Saturday, August 27, 2011

Obama's Next Stimulus

The Obama Administration needs the economy to pickup steam if they want to get reelected. A new stimulus isn't in the cards.. the House Republicans won't go for it. QE3 might happen, but all the Fed can do is loan money; it can't simply mail checks to people, and most Americans either don't qualify for loans or don't need them. The housing market is also in the dumps; housing prices continue to fall, and because of this people simply give up and mail the keys back to the mortgage company shortly before the sheriff arrives. Mortgage rates are at historic lows.. but most people won't qualify to refinance or buy because their home is under water and/or their credit score is not up to snuff.

What to do ? The NY Times gave us a hint.. it's essentially a massive government backed house refinance program. The details are still being worked out, but here's how it might work... it would allow people to refinance at the current 4% rate, which would reduce their monthly payments.. in some cases substantially. It could allow people who are under water to participate if their LTV {loan amount to value of the house} is under 125%. They could reduce the credit score needed from the low 600s to the late 500s, say 575.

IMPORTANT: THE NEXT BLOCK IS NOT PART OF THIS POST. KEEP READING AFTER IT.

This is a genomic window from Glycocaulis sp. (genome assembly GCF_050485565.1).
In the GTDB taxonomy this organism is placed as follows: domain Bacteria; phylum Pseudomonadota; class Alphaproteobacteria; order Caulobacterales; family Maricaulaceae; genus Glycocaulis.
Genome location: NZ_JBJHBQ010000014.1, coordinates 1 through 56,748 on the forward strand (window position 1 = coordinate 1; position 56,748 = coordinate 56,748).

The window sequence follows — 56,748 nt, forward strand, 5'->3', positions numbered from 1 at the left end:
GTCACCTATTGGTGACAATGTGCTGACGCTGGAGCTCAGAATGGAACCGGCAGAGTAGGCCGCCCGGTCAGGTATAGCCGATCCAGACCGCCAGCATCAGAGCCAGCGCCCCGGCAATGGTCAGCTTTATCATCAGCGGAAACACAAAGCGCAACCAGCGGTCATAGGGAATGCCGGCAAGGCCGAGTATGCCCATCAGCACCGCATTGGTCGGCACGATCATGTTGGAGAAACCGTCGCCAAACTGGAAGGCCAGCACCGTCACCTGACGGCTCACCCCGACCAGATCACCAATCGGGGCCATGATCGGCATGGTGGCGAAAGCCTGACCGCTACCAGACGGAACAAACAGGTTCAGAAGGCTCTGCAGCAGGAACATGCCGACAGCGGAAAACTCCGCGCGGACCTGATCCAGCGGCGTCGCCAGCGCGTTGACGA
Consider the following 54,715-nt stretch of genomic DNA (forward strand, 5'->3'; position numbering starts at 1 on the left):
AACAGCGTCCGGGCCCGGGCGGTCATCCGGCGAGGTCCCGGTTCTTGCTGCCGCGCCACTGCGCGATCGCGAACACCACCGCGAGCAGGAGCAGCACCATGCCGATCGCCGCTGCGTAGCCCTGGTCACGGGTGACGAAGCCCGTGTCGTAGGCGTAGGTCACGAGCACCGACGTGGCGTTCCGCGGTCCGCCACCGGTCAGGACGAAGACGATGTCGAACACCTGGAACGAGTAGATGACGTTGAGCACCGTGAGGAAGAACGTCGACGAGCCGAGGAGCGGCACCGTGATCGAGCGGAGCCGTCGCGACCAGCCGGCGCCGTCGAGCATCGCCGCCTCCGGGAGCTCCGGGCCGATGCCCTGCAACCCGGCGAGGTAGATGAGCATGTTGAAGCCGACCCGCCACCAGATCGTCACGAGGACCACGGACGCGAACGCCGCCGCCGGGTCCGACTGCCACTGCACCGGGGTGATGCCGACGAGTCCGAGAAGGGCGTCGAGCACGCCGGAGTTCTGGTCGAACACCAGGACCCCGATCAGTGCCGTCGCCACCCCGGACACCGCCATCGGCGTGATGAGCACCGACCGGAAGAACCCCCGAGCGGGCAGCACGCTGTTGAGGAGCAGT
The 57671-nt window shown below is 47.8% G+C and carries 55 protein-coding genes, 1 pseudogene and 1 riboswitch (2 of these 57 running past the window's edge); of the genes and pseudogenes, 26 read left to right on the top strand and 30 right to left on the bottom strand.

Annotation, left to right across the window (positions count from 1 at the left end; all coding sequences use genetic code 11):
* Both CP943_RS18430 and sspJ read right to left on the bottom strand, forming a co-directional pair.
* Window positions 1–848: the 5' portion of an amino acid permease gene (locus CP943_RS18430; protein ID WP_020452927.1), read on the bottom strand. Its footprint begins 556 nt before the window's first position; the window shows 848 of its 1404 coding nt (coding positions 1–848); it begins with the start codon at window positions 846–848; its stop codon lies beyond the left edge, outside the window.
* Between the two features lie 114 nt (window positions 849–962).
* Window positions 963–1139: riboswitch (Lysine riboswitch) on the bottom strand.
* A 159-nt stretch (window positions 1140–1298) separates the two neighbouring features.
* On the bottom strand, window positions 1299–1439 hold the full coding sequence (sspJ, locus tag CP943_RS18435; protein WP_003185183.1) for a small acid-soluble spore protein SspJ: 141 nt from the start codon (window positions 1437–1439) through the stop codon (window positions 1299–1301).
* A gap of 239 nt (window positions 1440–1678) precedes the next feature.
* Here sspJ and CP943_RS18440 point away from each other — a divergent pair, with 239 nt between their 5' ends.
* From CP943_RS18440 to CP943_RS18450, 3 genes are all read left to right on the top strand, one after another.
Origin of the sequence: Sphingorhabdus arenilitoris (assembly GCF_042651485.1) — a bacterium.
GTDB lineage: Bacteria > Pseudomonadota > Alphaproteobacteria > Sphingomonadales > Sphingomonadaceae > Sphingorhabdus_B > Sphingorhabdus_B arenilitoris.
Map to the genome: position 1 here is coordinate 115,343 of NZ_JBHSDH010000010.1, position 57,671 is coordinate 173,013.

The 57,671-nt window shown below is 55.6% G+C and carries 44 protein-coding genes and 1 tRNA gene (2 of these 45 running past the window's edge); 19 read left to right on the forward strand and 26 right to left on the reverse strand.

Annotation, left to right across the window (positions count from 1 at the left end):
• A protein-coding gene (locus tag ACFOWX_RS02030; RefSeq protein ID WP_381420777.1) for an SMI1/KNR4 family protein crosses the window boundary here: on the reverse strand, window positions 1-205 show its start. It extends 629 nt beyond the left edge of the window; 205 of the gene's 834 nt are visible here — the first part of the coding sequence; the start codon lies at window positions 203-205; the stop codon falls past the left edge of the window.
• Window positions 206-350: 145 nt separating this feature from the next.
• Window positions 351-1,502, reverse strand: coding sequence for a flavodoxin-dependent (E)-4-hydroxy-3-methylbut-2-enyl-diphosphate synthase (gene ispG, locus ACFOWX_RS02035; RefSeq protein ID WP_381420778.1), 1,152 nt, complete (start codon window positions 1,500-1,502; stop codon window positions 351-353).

In addition to this, there is another plan which is looking into a way to begin renting foreclosed homes and getting them off the market, thus helping stabilize housing price declines and letting people upgrade from apartments to houses. The NY Times suggests that such a plan would save homeowners nationwide about $85 billion a year.

There would be no addition to the deficit. Home prices would begin to stabilize; the foreclosure rate would decline, and people would have more money in their pockets. In truth.. it's far from the worst plan I've heard. It would help us working serfs out for once at the expense of the banks.

The downside ? The first would be for Freddie and Fannie, who would bear the brunt of the losses on the reduction in principle (if this is part of the plan). When word of this idea came to light on Thursday, Fannie & Freddie Bonds tanked. These are ultimately backed by the US taxpayer, so in a weird way it's really us doing ourselves a favor. But for those who invested in them there is a good risk they're going to see their investment sink, perhaps drastically. This is also a slippery slope-- giving government guaranteed loans to * those who don't really qualify for a loan, and *loans for more than the home is worth. This is how we got here in the first place.